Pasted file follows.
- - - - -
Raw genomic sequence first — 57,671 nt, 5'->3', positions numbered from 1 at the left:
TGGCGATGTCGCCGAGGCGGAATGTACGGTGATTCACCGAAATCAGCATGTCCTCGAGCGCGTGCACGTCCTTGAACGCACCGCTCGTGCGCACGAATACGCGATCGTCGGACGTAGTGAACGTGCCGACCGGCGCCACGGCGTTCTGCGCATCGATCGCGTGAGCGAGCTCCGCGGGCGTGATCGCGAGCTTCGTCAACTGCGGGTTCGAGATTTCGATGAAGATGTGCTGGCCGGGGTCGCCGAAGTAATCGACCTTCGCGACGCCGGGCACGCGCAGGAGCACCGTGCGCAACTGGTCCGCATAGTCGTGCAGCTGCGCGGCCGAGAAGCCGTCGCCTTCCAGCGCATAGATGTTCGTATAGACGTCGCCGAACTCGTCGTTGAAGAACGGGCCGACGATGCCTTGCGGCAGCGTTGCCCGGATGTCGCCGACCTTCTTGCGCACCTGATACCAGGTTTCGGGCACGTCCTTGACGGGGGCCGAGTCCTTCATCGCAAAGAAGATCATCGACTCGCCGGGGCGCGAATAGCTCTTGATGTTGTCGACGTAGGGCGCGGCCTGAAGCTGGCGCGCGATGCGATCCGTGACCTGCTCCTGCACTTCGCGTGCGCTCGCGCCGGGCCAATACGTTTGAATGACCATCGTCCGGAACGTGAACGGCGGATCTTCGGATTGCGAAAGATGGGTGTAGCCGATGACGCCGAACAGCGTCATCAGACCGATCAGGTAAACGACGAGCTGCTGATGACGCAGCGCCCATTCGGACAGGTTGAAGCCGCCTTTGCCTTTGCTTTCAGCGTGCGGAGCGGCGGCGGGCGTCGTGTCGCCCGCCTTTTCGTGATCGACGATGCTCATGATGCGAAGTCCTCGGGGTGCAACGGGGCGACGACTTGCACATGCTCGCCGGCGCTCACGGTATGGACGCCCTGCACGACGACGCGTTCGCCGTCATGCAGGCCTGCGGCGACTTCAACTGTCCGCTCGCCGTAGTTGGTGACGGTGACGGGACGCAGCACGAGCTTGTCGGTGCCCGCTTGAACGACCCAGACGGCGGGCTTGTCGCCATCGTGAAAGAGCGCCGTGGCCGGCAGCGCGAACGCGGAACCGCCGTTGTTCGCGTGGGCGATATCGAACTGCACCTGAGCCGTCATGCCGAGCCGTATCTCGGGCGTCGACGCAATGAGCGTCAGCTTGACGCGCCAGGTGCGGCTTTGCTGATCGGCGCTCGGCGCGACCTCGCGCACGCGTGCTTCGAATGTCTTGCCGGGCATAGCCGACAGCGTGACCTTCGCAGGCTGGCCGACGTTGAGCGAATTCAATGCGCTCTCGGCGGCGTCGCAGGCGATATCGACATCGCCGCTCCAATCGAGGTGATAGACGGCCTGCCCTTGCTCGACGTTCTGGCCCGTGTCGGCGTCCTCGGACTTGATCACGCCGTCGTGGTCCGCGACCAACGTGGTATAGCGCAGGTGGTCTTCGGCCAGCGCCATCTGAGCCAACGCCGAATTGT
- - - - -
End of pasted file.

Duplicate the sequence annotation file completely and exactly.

Raw genomic sequence first — 57,671 nt, 5'->3', positions numbered from 1 at the left:
TGGCGATGTCGCCGAGGCGGAATGTACGGTGATTCACCGAAATCAGCATGTCCTCGAGCGCGTGCACGTCCTTGAACGCACCGCTCGTGCGCACGAATACGCGATCGTCGGACGTAGTGAACGTGCCGACCGGCGCCACGGCGTTCTGCGCATCGATCGCGTGAGCGAGCTCCGCGGGCGTGATCGCGAGCTTCGTCAACTGCGGGTTCGAGATTTCGATGAAGATGTGCTGGCCGGGGTCGCCGAAGTAATCGACCTTCGCGACGCCGGGCACGCGCAGGAGCACCGTGCGCAACTGGTCCGCATAGTCGTGCAGCTGCGCGGCCGAGAAGCCGTCGCCTTCCAGCGCATAGATGTTCGTATAGACGTCGCCGAACTCGTCGTTGAAGAACGGGCCGACGATGCCTTGCGGCAGCGTTGCCCGGATGTCGCCGACCTTCTTGCGCACCTGATACCAGGTTTCGGGCACGTCCTTGACGGGGGCCGAGTCCTTCATCGCAAAGAAGATCATCGACTCGCCGGGGCGCGAATAGCTCTTGATGTTGTCGACGTAGGGCGCGGCCTGAAGCTGGCGCGCGATGCGATCCGTGACCTGCTCCTGCACTTCGCGTGCGCTCGCGCCGGGCCAATACGTTTGAATGACCATCGTCCGGAACGTGAACGGCGGATCTTCGGATTGCGAAAGATGGGTGTAGCCGATGACGCCGAACAGCGTCATCAGACCGATCAGGTAAACGACGAGCTGCTGATGACGCAGCGCCCATTCGGACAGGTTGAAGCCGCCTTTGCCTTTGCTTTCAGCGTGCGGAGCGGCGGCGGGCGTCGTGTCGCCCGCCTTTTCGTGATCGACGATGCTCATGATGCGAAGTCCTCGGGGTGCAACGGGGCGACGACTTGCACATGCTCGCCGGCGCTCACGGTATGGACGCCCTGCACGACGACGCGTTCGCCGTCATGCAGGCCTGCGGCGACTTCAACTGTCCGCTCGCCGTAGTTGGTGACGGTGACGGGACGCAGCACGAGCTTGTCGGTGCCCGCTTGAACGACCCAGACGGCGGGCTTGTCGCCATCGTGAAAGAGCGCCGTGGCCGGCAGCGCGAACGCGGAACCGCCGTTGTTCGCGTGGGCGATATCGAACTGCACCTGAGCCGTCATGCCGAGCCGTATCTCGGGCGTCGACGCAATGAGCGTCAGCTTGACGCGCCAGGTGCGGCTTTGCTGATCGGCGCTCGGCGCGACCTCGCGCACGCGTGCTTCGAATGTCTTGCCGGGCATAGCCGACAGCGTGACCTTCGCAGGCTGGCCGACGTTGAGCGAATTCAATGCGCTCTCGGCGGCGTCGCAGGCGATATCGACATCGCCGCTCCAATCGAGGTGATAGACGGCCTGCCCTTGCTCGACGTTCTGGCCCGTGTCGGCGTCCTCGGACTTGATCACGCCGTCGTGGTCCGCGACCAACGTGGTATAGCGCAGGTGGTCTTCGGCCAGCGCCATCTGAGCCAACGCCGAATTGT